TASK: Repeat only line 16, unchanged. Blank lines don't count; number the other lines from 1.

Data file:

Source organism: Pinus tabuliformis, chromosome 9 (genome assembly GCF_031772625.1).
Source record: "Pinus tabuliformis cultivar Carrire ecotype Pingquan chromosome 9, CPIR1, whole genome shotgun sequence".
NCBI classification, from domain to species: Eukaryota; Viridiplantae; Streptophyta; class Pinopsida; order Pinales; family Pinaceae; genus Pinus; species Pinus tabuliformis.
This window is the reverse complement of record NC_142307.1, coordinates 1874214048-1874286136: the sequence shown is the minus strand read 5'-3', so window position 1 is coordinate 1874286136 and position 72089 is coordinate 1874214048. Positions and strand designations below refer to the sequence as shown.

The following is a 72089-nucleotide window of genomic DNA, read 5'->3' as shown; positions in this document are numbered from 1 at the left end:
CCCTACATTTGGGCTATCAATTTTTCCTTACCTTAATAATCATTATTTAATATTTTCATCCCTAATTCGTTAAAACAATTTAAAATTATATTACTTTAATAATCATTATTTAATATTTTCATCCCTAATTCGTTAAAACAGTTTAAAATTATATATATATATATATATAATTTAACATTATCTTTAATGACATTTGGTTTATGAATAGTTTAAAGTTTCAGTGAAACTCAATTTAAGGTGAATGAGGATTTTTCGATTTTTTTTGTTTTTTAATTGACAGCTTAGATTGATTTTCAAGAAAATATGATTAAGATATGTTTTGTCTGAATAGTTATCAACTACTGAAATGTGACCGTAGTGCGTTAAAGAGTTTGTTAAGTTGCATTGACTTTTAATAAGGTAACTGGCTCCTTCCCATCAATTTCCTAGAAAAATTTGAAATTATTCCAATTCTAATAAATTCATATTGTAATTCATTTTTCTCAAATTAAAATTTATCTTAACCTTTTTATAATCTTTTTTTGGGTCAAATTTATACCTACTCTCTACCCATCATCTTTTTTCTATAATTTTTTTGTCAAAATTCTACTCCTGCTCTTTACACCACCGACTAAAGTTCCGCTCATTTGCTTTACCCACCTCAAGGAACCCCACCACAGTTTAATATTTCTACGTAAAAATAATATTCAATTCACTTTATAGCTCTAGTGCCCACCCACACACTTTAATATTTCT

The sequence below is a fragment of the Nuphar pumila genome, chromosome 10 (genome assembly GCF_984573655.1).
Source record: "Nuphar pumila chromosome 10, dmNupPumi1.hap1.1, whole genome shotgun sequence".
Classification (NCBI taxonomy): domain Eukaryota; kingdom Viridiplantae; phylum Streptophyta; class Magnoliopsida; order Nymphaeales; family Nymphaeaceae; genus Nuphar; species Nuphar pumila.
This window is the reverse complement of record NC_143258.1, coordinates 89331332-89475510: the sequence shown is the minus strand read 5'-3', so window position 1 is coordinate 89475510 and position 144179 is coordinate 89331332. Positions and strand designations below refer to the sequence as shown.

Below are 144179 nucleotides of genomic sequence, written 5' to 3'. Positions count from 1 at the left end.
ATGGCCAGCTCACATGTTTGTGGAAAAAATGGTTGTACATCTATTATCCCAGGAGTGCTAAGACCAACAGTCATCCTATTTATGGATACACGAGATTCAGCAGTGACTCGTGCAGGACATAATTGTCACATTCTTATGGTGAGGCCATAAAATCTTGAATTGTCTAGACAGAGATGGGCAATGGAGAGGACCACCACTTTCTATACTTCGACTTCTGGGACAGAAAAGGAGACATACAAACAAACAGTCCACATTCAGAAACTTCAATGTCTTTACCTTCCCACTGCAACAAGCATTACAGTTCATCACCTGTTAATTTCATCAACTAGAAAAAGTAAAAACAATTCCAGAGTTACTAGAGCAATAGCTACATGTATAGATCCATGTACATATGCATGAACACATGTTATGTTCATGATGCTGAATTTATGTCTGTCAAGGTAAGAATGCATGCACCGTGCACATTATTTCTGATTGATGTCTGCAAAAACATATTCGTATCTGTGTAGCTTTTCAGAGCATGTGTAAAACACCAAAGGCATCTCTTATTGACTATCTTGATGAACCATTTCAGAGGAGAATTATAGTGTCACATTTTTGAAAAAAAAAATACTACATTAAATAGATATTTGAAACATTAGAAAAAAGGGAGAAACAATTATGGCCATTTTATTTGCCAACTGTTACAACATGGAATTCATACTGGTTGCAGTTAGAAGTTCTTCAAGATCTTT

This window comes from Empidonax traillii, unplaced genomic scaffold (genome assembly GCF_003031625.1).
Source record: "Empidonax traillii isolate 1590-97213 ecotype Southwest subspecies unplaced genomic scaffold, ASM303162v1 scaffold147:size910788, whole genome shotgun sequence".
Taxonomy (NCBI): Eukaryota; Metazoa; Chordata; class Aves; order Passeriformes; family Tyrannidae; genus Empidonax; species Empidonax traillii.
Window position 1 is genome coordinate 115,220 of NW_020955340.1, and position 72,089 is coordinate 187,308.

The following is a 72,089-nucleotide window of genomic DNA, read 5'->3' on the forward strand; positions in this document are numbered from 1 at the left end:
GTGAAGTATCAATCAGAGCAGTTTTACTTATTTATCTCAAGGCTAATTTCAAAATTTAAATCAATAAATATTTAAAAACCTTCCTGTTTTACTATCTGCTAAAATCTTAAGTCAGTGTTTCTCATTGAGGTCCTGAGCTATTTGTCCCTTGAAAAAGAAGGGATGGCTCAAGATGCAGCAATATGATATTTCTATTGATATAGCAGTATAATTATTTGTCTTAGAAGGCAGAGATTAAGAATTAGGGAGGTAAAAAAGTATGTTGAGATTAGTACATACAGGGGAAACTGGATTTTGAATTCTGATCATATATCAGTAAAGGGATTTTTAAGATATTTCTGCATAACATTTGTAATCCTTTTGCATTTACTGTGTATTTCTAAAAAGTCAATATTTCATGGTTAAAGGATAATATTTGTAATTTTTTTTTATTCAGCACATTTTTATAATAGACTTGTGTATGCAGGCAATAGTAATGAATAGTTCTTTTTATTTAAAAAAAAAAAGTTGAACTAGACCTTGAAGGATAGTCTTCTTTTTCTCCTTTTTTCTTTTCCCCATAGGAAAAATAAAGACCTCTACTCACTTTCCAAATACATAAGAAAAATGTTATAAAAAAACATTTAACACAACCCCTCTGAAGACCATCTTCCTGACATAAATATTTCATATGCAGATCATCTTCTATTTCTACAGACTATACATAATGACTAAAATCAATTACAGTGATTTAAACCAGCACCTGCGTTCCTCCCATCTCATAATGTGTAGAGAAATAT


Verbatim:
Window position 1 is genome coordinate 115,220 of NW_020955340.1, and position 72,089 is coordinate 187,308.